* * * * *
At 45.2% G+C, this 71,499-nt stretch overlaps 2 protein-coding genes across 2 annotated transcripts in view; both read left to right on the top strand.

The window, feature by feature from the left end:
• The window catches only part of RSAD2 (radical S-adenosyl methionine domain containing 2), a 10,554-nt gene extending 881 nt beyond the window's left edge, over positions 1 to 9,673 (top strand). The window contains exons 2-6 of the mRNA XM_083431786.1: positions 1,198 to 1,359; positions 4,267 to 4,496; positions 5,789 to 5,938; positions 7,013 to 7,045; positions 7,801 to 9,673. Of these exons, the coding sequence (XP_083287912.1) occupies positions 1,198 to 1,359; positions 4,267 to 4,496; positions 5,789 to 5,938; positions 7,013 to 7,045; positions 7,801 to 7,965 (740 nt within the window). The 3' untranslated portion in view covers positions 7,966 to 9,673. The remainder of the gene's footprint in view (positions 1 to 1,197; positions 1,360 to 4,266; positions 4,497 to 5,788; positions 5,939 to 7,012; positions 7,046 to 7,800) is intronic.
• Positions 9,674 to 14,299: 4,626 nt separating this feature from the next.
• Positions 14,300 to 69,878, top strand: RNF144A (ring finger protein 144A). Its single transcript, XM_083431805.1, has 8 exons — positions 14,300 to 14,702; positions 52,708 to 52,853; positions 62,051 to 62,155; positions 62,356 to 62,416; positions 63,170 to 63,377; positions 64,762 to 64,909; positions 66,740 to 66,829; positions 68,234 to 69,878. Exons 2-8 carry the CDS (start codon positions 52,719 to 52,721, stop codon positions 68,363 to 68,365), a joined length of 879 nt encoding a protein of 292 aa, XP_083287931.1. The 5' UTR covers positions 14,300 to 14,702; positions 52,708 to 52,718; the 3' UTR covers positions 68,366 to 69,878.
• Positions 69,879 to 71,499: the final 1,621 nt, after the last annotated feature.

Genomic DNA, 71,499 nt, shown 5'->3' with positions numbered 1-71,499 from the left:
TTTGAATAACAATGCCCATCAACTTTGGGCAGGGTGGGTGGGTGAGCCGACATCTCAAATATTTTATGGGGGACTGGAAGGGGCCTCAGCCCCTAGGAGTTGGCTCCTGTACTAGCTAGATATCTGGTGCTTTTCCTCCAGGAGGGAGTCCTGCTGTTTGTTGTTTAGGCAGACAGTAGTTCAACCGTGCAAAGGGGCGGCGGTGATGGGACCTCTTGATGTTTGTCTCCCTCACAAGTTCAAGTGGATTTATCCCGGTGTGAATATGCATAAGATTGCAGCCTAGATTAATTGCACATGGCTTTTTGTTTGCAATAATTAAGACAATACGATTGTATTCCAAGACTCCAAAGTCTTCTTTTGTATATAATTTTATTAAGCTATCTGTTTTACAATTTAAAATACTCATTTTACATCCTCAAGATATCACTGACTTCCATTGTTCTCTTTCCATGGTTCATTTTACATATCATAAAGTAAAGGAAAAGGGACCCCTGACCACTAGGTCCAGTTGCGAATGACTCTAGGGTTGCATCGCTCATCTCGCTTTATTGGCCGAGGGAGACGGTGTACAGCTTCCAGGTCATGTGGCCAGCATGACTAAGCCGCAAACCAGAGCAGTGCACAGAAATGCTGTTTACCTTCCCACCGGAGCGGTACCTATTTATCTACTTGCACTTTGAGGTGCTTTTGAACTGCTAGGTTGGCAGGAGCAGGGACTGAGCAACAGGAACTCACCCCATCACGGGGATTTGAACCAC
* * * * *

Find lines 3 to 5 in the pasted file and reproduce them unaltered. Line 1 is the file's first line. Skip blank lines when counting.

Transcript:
• The window catches only part of RSAD2 (radical S-adenosyl methionine domain containing 2), a 10,554-nt gene extending 881 nt beyond the window's left edge, over positions 1 to 9,673 (top strand). The window contains exons 2-6 of the mRNA XM_083431786.1: positions 1,198 to 1,359; positions 4,267 to 4,496; positions 5,789 to 5,938; positions 7,013 to 7,045; positions 7,801 to 9,673. Of these exons, the coding sequence (XP_083287912.1) occupies positions 1,198 to 1,359; positions 4,267 to 4,496; positions 5,789 to 5,938; positions 7,013 to 7,045; positions 7,801 to 7,965 (740 nt within the window). The 3' untranslated portion in view covers positions 7,966 to 9,673. The remainder of the gene's footprint in view (positions 1 to 1,197; positions 1,360 to 4,266; positions 4,497 to 5,788; positions 5,939 to 7,012; positions 7,046 to 7,800) is intronic.
• Positions 9,674 to 14,299: 4,626 nt separating this feature from the next.
• Positions 14,300 to 69,878, top strand: RNF144A (ring finger protein 144A). Its single transcript, XM_083431805.1, has 8 exons — positions 14,300 to 14,702; positions 52,708 to 52,853; positions 62,051 to 62,155; positions 62,356 to 62,416; positions 63,170 to 63,377; positions 64,762 to 64,909; positions 66,740 to 66,829; positions 68,234 to 69,878. Exons 2-8 carry the CDS (start codon positions 52,719 to 52,721, stop codon positions 68,363 to 68,365), a joined length of 879 nt encoding a protein of 292 aa, XP_083287931.1. The 5' UTR covers positions 14,300 to 14,702; positions 52,708 to 52,718; the 3' UTR covers positions 68,366 to 69,878.